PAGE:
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American Sign Language 1a

American Sign Language 1a: Introduction

Did you know that American Sign Language (ASL) is the third most commonly used language in North America? Learn introductory vocabulary and simple sentences so that you can start communicating right away. Importantly, explore Deaf culture – social beliefs, traditions, history, values, and communities influenced by deafness.

Review Course Outline

Units at a Glance

Unit 1: The Basics

Have you ever watched a sign language interpreter at a public event and thought— “Wow, what a beautiful and expressive language!”? Yes, sign language is an amazing visual language that is almost like a dance, with fine finger shapes, facial expressions, and expressive body movements. But American Sign Language is the language of communication for many, with rules and grammar just like any other official language. Each of those movements has a specific meaning and is part of a unique and fascinating language. Get ready to embark on an exciting new journey into the world of American Sign Language so you, too, can communicate in this exquisite way!

What will you learn in this unit?

  • Define American Sign Language
  • Correctly perform the 26 signs of the American Manual Alphabet
  • Count to 10 and greet someone in ASL
  • Politely get a Deaf person’s attention
  • Trace the origins of sign language in the United States

Unit 2: Let's Introduce Ourselves!

Well, hi there! Nice to meet you. Being able to introduce yourself and communicate with others upon meeting is a necessary, everyday skill. Of course, when unable to do this in your native language, it can present quite a challenge, and you may possibly even run the risk of appearing rude. Needless to say, learning how to introduce yourself and mind your manners in an ASL setting is definitely an important skill to have. But don’t worry—soon you’ll be able to graciously introduce and tell a little bit about yourself so you can feel confident and comfortable if ever at a Deaf event.

What will you learn in this unit?

  • Understand why many Deaf people prefer to be called Deaf or Hard of Hearing
  • Count to 20
  • Introduce your family members
  • Sign “please” and “thank you”
  • Recognize how to appropriately interact at a Deaf event

Unit 3: Express Yourself: Feelings, Colors and Questions

What is in a sign? Well, there are five things that make up a sign in ASL, and you can break those down to better understand how to sign words and sentences. Some very useful sentences include those that are questions or answers; consider, for example, when you want to get to know a new person. What do they like? Dislike? Want? Don’t want? All of this, as well as the elements that make up signs, are very important to basic conversation, so let’s get started!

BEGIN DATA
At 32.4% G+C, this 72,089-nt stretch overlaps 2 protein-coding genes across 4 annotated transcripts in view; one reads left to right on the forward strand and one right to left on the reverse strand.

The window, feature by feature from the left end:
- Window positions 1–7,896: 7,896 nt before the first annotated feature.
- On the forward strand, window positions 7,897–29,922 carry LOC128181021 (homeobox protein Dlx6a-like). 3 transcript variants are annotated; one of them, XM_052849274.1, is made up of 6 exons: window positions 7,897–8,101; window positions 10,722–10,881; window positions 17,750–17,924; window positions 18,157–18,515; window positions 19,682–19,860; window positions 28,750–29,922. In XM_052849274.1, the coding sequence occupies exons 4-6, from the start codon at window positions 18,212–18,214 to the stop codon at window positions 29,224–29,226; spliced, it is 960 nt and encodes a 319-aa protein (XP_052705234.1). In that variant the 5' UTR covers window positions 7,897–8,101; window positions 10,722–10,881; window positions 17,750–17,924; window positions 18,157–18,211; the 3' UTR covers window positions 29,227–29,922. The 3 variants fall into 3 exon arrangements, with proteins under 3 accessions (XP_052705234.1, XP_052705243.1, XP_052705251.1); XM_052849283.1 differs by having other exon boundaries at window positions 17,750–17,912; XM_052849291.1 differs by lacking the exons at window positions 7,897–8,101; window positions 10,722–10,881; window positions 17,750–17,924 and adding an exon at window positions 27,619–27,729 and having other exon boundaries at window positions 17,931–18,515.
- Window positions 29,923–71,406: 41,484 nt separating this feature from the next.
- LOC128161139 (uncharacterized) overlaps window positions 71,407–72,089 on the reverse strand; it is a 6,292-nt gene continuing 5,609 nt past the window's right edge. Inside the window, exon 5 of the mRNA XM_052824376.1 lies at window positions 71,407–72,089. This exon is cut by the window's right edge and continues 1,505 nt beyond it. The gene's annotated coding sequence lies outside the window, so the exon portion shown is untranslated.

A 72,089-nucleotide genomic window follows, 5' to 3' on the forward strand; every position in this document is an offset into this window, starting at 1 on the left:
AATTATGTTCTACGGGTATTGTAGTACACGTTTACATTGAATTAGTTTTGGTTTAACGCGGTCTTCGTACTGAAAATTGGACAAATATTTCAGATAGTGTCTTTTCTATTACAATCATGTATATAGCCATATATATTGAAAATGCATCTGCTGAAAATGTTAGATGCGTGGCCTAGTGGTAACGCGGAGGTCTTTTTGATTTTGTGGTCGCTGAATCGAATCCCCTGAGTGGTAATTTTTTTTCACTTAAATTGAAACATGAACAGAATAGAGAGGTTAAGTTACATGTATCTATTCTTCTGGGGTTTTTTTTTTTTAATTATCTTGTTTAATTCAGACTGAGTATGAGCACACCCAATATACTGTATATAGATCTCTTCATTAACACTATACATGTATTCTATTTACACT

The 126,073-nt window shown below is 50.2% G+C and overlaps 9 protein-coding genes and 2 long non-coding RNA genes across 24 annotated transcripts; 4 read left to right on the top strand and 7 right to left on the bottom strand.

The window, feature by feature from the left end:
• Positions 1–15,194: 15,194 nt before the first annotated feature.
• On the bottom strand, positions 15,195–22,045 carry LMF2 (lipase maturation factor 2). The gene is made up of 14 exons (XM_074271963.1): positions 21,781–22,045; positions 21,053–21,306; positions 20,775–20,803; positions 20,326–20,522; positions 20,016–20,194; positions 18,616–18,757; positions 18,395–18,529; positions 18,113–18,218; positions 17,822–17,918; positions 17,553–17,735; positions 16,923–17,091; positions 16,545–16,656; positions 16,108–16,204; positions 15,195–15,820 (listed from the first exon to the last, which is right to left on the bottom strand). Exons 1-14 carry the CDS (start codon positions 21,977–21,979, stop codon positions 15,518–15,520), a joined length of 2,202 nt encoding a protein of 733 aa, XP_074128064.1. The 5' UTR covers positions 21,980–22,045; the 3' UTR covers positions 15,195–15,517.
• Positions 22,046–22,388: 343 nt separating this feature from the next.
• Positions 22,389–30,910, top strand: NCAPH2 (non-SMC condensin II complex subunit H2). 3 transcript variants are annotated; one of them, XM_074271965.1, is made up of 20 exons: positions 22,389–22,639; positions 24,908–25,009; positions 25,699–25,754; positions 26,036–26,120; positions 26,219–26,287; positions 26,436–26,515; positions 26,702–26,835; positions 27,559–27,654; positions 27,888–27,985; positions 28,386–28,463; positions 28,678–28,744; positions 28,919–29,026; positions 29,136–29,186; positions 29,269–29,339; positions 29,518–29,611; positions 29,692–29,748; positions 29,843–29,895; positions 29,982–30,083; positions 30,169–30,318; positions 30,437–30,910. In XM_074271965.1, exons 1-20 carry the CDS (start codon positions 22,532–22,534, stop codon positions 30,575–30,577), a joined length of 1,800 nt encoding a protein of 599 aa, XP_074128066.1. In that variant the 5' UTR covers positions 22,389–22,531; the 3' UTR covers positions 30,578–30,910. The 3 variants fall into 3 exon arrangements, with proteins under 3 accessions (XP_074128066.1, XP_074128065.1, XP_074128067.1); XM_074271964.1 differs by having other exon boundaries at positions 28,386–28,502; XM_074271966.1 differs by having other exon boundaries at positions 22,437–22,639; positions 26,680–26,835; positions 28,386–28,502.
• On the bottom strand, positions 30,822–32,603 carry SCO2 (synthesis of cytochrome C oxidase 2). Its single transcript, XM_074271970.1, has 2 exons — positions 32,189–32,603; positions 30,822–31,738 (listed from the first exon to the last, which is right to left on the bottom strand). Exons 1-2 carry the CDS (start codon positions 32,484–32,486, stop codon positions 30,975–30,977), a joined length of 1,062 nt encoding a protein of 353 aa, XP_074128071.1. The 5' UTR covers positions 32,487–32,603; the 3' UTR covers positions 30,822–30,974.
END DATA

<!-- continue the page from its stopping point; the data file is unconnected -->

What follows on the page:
What will you learn in this unit?

  • Name the five elements of a sign in ASL
  • Identify marked and unmarked (natural) handshapes
  • Tell someone whether you are Deaf or hearing in ASL
  • Sign your emotions
  • Ask and answer yes/no and ‘wh-’ questions

Unit 4: School's in Session

Did you know that the football huddle originated when players on a Deaf college team crowded together to hide their sign language from the opposition? Or, did you have any idea that Benedictine monks had an interesting place in Deaf history? Knowing such background information can help us put American Sign Language into context, allowing us to better understand more about Deaf culture. Schools are an important part of Deaf history, so let’s learn to sign about everything that happens there! Plus, what does it take to be a member of the Deaf community? Together, we’ll explore more about how people identify with the community and all about the wide range of people you might meet there.

What will you learn in this unit?

  • Identify the two sides of the “methods debate” in Deaf education
  • Describe how Alexander Graham Bell, inventor of the telephone, played a very negative role in Deaf history
  • Turn just about any sentence into a question
  • Sign basic sentences about school
  • Appreciate the wide variety of people who are part of the Deaf community

Required Materials

  • Computer with:
    • Internet access
    • Word processing program
    • Slideshow creation program
  • Cell phone, tablet, or computer camera with sound and video recording abilities
  • A person, large stuffed animal, or chair
  • 2 people (family, friend, classmate) to use in videos and lead a discussion with
  • A photo (or even a drawing) of your family
  • A hat—silly, crazy, or ordinary is fine
  • Blank Paper
  • Drawing tools (pencils, markers, etc.)
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